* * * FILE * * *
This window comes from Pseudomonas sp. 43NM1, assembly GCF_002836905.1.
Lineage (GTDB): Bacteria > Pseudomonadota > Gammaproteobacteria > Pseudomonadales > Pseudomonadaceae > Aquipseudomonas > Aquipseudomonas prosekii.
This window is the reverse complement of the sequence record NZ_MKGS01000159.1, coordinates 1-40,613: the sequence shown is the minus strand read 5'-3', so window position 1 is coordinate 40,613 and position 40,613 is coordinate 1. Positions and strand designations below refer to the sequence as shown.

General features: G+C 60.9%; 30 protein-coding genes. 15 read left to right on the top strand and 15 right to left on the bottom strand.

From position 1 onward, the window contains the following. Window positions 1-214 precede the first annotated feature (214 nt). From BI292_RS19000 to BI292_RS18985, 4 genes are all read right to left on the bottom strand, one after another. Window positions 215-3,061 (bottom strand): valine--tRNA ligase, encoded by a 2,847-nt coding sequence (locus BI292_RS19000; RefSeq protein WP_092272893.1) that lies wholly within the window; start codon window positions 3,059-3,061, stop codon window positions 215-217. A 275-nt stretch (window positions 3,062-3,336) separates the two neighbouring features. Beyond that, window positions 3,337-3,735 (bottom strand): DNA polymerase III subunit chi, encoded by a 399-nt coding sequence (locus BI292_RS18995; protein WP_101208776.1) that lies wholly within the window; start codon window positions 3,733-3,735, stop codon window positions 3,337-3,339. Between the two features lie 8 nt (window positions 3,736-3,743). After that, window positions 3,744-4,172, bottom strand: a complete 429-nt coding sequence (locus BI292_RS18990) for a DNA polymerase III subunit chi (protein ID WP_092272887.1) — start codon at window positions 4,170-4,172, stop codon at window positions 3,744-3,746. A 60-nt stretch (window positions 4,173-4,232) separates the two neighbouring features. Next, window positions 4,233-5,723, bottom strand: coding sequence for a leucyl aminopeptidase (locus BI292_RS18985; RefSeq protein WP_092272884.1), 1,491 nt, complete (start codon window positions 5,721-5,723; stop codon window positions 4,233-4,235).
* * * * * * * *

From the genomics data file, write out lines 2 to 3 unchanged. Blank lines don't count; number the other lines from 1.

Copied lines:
Lineage (GTDB): Bacteria > Pseudomonadota > Gammaproteobacteria > Pseudomonadales > Pseudomonadaceae > Aquipseudomonas > Aquipseudomonas prosekii.
This window is the reverse complement of the sequence record NZ_MKGS01000159.1, coordinates 1-40,613: the sequence shown is the minus strand read 5'-3', so window position 1 is coordinate 40,613 and position 40,613 is coordinate 1. Positions and strand designations below refer to the sequence as shown.